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House Panel Authorizes Subpoenas Of Officials
The most likely comparison to the current showdown came in 1998, when the GOP-run Government Reform and Oversight Committee, as the panel was then known, voted along party lines to cite then-Attorney General Janet Reno as being in contempt of Congress for her refusal to turn over internal Justice Department memos regarding a sprawling campaign finance investigation. The Justice Department then offered a staff briefing on the memos, and the House never acted on the contempt citation.
Republicans involved in those Clinton-era clashes said their repeated demands for White House testimony should not be compared to Democrats' demands on the matter of the U.S. attorneys.
"There's a big difference between 'We want to hear from people about why they're not able to pursue criminal wrongdoing' and 'We just want to hire and fire whoever we want to, and such personnel decisions are our business,' " said Mark Corallo, a top aide to the Government Reform and Oversight Committee during the Clinton years.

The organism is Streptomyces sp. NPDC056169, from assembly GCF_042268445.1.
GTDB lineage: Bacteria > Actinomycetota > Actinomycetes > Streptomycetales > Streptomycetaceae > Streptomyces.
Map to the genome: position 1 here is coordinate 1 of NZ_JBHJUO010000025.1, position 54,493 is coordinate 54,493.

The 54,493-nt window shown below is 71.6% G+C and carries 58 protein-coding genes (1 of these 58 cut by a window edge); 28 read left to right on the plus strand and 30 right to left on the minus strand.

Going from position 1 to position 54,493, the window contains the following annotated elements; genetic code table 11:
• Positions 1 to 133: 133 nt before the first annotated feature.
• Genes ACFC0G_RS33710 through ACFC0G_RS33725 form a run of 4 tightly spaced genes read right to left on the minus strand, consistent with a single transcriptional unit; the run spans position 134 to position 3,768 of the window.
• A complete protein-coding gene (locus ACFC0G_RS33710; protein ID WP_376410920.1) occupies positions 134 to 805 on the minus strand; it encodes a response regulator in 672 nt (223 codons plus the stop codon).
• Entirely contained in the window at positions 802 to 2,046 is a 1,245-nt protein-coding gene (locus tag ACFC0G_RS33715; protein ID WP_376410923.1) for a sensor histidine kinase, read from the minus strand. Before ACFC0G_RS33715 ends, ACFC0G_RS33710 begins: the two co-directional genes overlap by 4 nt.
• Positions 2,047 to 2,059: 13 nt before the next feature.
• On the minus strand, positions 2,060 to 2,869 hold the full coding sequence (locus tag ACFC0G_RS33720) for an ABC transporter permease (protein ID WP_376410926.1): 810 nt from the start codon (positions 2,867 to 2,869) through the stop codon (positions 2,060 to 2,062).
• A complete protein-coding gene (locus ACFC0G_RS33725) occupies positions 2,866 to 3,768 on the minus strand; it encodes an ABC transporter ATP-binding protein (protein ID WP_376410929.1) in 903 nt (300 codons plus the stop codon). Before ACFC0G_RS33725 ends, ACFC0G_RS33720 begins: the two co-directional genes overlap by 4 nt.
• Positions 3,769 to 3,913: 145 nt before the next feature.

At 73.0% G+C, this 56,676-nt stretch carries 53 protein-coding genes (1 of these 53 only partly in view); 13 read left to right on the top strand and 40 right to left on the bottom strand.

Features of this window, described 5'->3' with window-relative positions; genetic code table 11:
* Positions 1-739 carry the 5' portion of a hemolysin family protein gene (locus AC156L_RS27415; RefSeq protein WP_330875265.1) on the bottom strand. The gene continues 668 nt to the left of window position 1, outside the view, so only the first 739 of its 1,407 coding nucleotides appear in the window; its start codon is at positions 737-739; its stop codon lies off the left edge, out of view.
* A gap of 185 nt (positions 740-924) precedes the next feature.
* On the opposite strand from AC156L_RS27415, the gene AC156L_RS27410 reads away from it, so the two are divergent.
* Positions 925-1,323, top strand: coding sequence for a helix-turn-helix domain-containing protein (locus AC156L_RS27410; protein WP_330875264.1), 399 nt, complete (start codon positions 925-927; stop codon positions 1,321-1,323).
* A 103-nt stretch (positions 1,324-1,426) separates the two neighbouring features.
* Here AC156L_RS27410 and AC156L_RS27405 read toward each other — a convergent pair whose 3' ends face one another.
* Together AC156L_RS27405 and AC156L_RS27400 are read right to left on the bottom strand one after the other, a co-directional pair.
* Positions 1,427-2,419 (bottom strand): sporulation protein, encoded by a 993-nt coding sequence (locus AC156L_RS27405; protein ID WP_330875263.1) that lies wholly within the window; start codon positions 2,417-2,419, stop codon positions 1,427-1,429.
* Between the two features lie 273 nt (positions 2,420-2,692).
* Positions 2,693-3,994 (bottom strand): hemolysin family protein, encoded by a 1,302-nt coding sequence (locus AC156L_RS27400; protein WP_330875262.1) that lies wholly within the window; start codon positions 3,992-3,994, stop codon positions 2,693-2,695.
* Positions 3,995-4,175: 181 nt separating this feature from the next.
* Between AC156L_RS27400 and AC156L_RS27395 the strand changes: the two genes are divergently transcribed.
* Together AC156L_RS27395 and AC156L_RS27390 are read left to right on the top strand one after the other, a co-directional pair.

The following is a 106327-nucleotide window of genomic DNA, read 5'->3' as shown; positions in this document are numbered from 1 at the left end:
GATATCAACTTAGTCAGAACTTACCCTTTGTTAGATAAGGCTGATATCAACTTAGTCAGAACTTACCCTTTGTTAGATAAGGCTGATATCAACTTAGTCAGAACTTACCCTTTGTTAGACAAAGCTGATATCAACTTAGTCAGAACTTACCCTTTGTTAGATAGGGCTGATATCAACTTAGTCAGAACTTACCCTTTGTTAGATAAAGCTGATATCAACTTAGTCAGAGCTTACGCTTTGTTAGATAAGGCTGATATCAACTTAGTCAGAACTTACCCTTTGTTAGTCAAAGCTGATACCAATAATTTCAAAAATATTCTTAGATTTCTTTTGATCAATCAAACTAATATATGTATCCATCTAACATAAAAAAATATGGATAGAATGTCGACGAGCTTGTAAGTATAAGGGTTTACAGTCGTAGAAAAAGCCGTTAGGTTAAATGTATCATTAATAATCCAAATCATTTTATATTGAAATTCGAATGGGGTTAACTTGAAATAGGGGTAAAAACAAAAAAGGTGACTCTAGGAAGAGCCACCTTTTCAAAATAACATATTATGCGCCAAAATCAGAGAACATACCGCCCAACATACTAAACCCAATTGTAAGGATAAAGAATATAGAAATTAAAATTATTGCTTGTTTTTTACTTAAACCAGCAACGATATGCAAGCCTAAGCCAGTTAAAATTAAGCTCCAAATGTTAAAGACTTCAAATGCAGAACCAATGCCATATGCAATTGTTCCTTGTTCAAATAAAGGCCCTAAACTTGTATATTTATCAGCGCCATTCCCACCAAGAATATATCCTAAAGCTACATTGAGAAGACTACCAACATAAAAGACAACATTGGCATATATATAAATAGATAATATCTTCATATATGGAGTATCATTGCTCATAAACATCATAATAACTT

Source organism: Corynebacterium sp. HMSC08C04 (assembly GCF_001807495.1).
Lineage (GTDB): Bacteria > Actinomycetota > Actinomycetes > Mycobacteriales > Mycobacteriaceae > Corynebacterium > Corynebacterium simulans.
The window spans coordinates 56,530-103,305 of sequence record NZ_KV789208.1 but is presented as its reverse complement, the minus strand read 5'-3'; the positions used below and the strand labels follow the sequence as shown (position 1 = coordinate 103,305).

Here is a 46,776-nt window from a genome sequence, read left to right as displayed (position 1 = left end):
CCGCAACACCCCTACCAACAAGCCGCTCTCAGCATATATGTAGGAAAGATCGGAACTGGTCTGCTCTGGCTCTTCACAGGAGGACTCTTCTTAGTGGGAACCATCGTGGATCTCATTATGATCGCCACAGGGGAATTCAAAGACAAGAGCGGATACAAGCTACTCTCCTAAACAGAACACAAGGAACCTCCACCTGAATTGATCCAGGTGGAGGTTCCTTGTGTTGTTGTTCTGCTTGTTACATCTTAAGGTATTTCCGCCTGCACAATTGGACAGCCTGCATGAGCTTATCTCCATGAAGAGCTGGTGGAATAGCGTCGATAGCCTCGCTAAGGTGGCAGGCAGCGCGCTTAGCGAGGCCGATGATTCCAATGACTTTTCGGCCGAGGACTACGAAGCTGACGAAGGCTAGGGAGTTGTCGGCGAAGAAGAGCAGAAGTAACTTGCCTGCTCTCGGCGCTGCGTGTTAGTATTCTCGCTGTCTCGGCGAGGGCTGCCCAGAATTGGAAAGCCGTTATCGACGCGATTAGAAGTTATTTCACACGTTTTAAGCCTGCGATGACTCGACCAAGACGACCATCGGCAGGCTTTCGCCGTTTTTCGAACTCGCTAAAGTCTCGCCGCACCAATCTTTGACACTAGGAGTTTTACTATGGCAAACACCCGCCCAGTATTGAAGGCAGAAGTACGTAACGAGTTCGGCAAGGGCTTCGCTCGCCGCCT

Philip Schiliro, Waxman's chief of staff, said the Republican-controlled committee was not that restrained. In one incident, he said, then-White House Chief of Staff Erskine Bowles was deposed on his knowledge of Clinton's holiday-card list.
For now, Republicans said yesterday, the president's tough stand has stanched the bleeding in the prosecutors controversy. Rep. Chris Cannon (Utah), the top Republican on the House Judiciary subcommittee on commercial and administrative law, attacked the "show trial" nature of the investigation. "The only purpose of subpoenas issued to the White House now is to fan the flames and photo ops of partisan controversy," he said.
Senior Republicans on the Senate Judiciary Committee had lunch at the Justice Department with Gonzales, during which he assured the group that none of the firings was designed to affect "any ongoing investigation" regarding corruption, according to Sen. Jon Kyl (Ariz.). Kyl also warned that Democrats would be in for a long legal battle over subpoenas.
Staff writer Michael A. Fletcher contributed to this report.